Catalytic developments initiate economic and cultural improvements.
Even before the pandemic, converting retail centers to include new uses was a growing trend. Retail was already challenged by the emergence of online retailers, and according to the U.S. Census Bureau, brick-and-mortar retailers lost over 15 percent of their revenue to e-commerce in the first quarter of 2023 alone. This number is growing with no signs of stopping.
What first made retail centers successful was their original planning. In a regional urban/suburban model, retail centers were planned approximately 16 to 20 miles apart as regional destinations designed to serve local communities by providing goods and services. In turn, retail centers benefited municipalities through job creation and sales tax generation. They have always been an engine for economics and culture, but as the dynamics of consumerism have changed, so too should the retail center.
By repurposing existing retail centers into mixed-use developments, often called ‘lifestyle centers,’ city and regional planners can address these changing consumer dynamics head-on while still satisfying local and regional needs.
The multi-use appeal of a lifestyle center
A mixed-use development has the potential to transform an area into a regional destination by creating a vibrant and dynamic environment that attracts people from near and far. Such a development combines different types of land uses including residential, commercial, retail, entertainment, healthcare, commercial, and recreational, into a cohesive and interconnected space offering a multitude of amenities and experiences. With proper planning, these mixed uses offer opportunities to create a modern nexus that supports regional development and evolution. Since retail centers had their own gravity for years, adding new uses as part of a conversion to a lifestyle center reinvigorates the concept of the location as a destination and supplements it with a new local population within the residential component of the development.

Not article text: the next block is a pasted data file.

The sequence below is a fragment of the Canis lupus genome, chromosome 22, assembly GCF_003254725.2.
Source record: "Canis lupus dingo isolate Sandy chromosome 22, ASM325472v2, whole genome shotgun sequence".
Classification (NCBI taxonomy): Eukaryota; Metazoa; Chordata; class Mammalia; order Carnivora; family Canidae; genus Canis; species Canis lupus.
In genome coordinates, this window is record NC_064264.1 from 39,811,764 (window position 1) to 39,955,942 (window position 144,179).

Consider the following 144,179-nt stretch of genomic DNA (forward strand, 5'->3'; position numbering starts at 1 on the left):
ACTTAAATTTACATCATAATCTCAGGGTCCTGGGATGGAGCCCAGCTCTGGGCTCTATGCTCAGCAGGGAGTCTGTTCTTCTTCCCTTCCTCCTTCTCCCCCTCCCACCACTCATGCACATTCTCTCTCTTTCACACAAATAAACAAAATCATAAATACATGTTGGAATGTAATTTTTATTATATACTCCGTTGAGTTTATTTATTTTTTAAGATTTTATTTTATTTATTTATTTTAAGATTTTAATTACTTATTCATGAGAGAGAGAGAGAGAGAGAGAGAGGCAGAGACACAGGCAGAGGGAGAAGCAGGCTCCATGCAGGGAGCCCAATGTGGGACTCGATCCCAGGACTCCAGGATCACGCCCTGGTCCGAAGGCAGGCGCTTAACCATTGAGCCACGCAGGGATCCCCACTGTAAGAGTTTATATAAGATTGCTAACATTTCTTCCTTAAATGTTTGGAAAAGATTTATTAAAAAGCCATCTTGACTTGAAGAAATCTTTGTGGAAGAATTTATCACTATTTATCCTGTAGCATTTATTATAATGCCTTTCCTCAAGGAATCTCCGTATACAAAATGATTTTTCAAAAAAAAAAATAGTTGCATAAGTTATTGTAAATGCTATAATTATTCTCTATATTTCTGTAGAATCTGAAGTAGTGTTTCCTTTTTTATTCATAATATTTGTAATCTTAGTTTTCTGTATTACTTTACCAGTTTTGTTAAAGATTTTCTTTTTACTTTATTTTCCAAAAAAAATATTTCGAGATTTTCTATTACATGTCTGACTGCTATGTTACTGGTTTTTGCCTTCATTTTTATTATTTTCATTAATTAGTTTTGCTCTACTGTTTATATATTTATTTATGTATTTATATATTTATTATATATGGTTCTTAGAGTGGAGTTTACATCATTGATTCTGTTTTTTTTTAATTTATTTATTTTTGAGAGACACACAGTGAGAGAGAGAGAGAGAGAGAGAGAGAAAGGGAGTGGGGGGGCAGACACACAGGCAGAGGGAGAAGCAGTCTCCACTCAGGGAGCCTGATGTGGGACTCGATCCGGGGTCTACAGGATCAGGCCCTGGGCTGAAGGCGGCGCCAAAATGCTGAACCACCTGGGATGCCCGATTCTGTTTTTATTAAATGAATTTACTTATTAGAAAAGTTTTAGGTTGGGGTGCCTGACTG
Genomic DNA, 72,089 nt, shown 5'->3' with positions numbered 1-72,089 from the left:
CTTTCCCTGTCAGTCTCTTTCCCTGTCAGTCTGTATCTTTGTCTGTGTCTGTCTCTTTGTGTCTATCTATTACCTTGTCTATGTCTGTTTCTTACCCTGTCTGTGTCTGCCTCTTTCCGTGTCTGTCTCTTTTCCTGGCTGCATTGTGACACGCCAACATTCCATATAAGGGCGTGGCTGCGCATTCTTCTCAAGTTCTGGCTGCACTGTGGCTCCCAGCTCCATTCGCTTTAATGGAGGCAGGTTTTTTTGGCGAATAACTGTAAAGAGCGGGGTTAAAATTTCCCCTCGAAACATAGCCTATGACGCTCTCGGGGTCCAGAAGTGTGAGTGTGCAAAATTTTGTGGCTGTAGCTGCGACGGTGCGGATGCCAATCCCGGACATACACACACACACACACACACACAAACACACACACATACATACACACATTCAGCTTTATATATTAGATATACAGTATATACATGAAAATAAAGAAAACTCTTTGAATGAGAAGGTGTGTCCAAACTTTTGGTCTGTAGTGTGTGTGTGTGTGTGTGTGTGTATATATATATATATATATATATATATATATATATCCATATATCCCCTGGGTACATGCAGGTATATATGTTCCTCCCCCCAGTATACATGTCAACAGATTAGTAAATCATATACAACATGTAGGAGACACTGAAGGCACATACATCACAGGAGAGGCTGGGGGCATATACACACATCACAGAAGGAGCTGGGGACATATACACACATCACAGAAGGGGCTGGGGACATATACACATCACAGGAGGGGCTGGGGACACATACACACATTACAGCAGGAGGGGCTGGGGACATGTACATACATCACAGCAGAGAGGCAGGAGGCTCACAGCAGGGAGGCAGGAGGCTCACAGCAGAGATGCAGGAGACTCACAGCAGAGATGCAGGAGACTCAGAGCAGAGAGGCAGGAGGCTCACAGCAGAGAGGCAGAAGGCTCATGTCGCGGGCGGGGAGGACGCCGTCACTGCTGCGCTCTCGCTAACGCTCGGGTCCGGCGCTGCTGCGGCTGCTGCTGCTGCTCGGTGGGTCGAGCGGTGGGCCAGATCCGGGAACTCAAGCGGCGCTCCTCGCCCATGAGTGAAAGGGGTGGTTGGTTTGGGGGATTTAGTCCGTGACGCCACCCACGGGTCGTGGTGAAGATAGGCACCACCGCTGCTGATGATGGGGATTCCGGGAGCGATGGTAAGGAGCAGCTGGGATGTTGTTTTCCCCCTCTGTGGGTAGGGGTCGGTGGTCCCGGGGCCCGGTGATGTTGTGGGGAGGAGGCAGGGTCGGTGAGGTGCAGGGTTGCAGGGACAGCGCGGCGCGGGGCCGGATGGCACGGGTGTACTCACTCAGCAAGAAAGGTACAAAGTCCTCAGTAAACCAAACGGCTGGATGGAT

A well-designed lifestyle center development can offer unique and diverse attractions that cater to a wide range of interests. By providing a comprehensive array of options, particularly experiences that cannot be replicated online such as high-end shopping boutiques, gourmet restaurants, art galleries, performance venues, recreational facilities, and public spaces for community gatherings, the development becomes a one-stop destination for individuals seeking a variety of experiences. The big box anchor tenants of many retail centers have become expendable due to e-commerce and consolidation. Now, these spaces are an opportunity for redevelopment, as their large floorplates and locations at the far ends of the retail development offer flexibility when converting to housing, entertainment, or commercial spaces.
Combining a mix of these uses into a cohesive and engaging environment, particularly with the right marketing, such developments can attract a variety of visitors from far and wide, contributing to the economic growth and vitality of the region. By showcasing the unique offerings and experiences available, the development can position itself as a must-visit regional destination.
Transforming empty retail into an activated destination
Across the country, tired retail centers are being adapted into vibrant mixed-use lifestyle centers. These mixed-use developments can cultivate a sense of place and identity, becoming a distinct and recognizable landmark within the region.
Unique architectural features that pay homage to the history, culture, and context of the region, public art installations, thoughtfully designed arrival experiences, and the incorporation of regional landscapes can create a visually appealing environment that captures the imagination of visitors. By fostering a strong sense of place, the development establishes an emotional connection with the community and draws people in to explore and experience its offerings. Including a range of free outdoor amenities like play space, hangout space, activity space, and space for traveling exhibitions lends a sense of vibrancy and energy.